Roy Williams: “I thought defensively the first half was maybe our best defensive half of the year. The one thing we still got to do is guard the ball better, so we don’t have to help and give guys open threes. I think [Brandon] Huffman gave us some good things when he was in there. Sterling [Manley] did, Garrison [Brooks] did, Andrew [Platek] did, Jalek [Felton] did late."
Lucas: Rapid Reactions - UNC vs. Tulane
Nice finish to a touch stretch for the Tar Heels with a 97-73 win over Tulane less than 48 hours after a win over Davidson in Charlotte. You just never know which Carolina freshman big man might have the best performance on any given day. On Sunday, it was Brandon Huffman, who contributed nine points, six rebounds and a block, and did it all in just 12 minutes.
Tar Heels Dominated On The Interior By Michigan State
UNC's four big men --- Luke Maye, Garrison Brooks, Sterling Manley, and Brandon Huffman --- combined for 10 points. More glaring was what the trio of freshmen did --- two points in 34 minutes while shooting 1-for-11 from the field. That production won't cut it, especially when the Tar Heels as a team shoot like they did on Sunday ---24.6% from the field and 5.6% from three.
UNC-Stanford: Inside The Numbers
In its first game against a high-major frontcourt (and Stanford’s post duo of Reid Travis and Michael Humphrey is a really good one), UNC's freshman trio of Garrison Brooks, Sterling Manley, and Brandon Huffman had some ups and downs. Overall, however, they combined for 15 points (on 5-of-7 from the field and 5-of-5 from the line) and 13 rebounds in 33 minutes.
Chansky’s Notebook: Three In The Post
Dean Smith had three freshman centers, Rich Yonakor, Jeff Wolf and Steve Krafcisin, and Smith joked that maybe Yon-Wolf-Sin could combine to equal Tom LaGarde’s lofty averages. Now, after three games, I am not saying that Garrison Brooks, Sterling Manley and Brandon Huffman are another Yon-Wolf-Sin, but from their numbers you would never know it.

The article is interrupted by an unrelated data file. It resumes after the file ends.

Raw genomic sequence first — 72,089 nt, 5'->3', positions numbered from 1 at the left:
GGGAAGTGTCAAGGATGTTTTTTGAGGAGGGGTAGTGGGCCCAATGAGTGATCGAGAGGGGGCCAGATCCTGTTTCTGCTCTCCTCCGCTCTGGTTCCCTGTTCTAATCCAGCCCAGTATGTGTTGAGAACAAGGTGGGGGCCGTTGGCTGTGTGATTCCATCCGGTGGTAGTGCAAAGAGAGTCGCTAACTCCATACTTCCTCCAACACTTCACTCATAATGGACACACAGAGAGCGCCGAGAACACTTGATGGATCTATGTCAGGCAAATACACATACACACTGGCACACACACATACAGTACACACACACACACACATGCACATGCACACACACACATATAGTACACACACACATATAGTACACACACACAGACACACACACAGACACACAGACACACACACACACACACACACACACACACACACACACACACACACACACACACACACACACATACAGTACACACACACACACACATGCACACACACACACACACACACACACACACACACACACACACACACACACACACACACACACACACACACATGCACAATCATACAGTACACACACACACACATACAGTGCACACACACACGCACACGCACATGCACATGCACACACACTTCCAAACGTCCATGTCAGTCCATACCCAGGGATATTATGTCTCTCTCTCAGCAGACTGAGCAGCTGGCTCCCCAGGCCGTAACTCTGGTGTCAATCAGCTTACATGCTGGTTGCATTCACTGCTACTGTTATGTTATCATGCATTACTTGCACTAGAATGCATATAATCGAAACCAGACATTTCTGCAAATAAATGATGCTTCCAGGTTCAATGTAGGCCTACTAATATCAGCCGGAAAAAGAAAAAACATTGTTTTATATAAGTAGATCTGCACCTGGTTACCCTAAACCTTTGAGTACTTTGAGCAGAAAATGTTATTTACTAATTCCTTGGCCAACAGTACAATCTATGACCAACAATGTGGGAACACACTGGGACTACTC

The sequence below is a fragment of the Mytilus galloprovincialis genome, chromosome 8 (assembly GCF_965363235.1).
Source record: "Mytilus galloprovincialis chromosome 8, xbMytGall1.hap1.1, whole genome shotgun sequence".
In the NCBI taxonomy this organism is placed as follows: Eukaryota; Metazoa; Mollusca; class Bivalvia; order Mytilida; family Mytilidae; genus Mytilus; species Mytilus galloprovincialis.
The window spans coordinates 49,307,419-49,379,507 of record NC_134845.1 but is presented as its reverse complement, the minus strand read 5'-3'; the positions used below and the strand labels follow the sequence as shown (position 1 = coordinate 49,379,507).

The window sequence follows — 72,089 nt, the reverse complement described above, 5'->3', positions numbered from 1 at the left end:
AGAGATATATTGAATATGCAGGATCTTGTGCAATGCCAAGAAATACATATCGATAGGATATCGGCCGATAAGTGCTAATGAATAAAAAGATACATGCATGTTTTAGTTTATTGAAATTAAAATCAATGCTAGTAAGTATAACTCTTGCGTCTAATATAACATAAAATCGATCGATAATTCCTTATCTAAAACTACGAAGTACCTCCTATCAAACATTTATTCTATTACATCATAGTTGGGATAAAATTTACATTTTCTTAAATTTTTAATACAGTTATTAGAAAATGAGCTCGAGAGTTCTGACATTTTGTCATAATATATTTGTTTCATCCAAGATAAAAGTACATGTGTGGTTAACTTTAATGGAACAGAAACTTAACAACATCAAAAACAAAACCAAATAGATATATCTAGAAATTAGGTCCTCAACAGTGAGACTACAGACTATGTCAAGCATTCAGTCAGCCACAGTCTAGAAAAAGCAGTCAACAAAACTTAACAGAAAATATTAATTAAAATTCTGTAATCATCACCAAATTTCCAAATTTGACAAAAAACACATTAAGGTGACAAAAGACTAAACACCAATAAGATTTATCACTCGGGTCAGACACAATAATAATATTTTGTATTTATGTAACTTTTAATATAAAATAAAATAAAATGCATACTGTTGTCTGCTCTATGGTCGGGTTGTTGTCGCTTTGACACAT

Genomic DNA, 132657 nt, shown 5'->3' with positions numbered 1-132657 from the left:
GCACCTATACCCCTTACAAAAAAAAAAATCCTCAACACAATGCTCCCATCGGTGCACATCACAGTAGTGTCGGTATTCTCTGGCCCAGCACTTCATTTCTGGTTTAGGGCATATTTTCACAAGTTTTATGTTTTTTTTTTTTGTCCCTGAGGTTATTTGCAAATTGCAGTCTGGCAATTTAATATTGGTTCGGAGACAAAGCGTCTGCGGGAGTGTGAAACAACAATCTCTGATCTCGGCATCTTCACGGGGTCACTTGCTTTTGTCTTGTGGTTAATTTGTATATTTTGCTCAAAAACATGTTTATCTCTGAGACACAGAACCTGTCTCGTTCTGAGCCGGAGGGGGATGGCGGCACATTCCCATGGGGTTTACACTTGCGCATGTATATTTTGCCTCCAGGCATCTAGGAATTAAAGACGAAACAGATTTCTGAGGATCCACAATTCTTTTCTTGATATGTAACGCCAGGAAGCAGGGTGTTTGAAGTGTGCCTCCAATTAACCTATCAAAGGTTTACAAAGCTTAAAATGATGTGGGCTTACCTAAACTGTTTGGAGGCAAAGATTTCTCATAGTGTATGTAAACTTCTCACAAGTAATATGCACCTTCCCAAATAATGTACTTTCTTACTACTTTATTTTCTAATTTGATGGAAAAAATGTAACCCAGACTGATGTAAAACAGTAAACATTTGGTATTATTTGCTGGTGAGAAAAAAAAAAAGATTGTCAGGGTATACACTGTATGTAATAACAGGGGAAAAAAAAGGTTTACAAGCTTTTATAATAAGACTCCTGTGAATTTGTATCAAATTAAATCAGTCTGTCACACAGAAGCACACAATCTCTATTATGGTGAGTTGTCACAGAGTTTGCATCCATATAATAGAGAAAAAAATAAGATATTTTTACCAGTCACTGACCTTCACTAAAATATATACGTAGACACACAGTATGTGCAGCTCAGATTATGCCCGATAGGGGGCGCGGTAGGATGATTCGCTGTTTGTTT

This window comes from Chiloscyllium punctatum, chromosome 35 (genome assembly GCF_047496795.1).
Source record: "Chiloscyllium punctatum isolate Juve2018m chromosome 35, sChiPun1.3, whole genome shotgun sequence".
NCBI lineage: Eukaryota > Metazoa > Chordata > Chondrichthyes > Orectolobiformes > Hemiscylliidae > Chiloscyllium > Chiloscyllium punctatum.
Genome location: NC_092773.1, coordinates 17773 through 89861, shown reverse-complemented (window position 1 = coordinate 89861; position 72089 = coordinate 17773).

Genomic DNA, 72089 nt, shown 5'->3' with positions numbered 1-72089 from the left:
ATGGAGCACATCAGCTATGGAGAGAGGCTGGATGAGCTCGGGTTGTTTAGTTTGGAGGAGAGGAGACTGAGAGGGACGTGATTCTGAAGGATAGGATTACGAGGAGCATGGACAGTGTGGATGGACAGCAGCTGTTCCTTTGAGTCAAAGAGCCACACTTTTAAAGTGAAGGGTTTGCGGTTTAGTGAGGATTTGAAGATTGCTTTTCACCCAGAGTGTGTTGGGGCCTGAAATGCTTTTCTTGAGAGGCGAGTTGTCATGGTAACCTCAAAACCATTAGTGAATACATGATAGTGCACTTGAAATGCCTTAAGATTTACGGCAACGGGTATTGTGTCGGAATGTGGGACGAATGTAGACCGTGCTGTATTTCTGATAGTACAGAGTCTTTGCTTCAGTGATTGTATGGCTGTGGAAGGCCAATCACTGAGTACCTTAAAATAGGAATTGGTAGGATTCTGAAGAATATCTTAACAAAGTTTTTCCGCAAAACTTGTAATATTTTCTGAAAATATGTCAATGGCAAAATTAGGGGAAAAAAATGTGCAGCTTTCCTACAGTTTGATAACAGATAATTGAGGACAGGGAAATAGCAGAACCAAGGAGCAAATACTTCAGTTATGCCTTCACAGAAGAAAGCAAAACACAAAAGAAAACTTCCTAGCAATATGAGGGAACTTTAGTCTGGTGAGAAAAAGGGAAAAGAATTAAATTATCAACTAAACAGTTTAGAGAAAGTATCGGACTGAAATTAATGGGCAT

Evaluating early-season performances of Sterling Manley, Garrison Brooks & Brandon Huffman
Big shoes — literally — were left to be filled along North Carolina’s frontline this season. Tony Bradley, Kennedy Meeks and Isaiah Hicks are gone. Outside of Luke Maye, the three most obvious replacement options are all freshmen. After a few games, let’s take a glance at how the trio of Garrison Brooks, Sterling Manley and Brandon Huffman has looked.
Chansky’s Notebook: Broo-Huff-Man-ler?
Roy Williams joked at his preseason press conference when asked about freshmen Garrison Brooks, Brandon Huffman, Sterling Manley and Walker Miller, “If you take the best part of each one and put them all together, you still don’t have a player.” That’s how far the Tar Heels’ inside game has to go, especially for a program that has led the nation in rebounding.
UNC Basketball: Garrison Brooks 2017-18 Season Preview
Garrison Brooks is the most athletic of UNC's freshmen big man trio, which also includes Sterling Manley and Brandon Huffman. Brooks' quickness gives him the ability to run the floor in Roy Williams’ offense, which is key to seeing minutes early. Along with solid lateral quickness, Brooks possesses a smooth jumper and made 71% of his free throws in high school.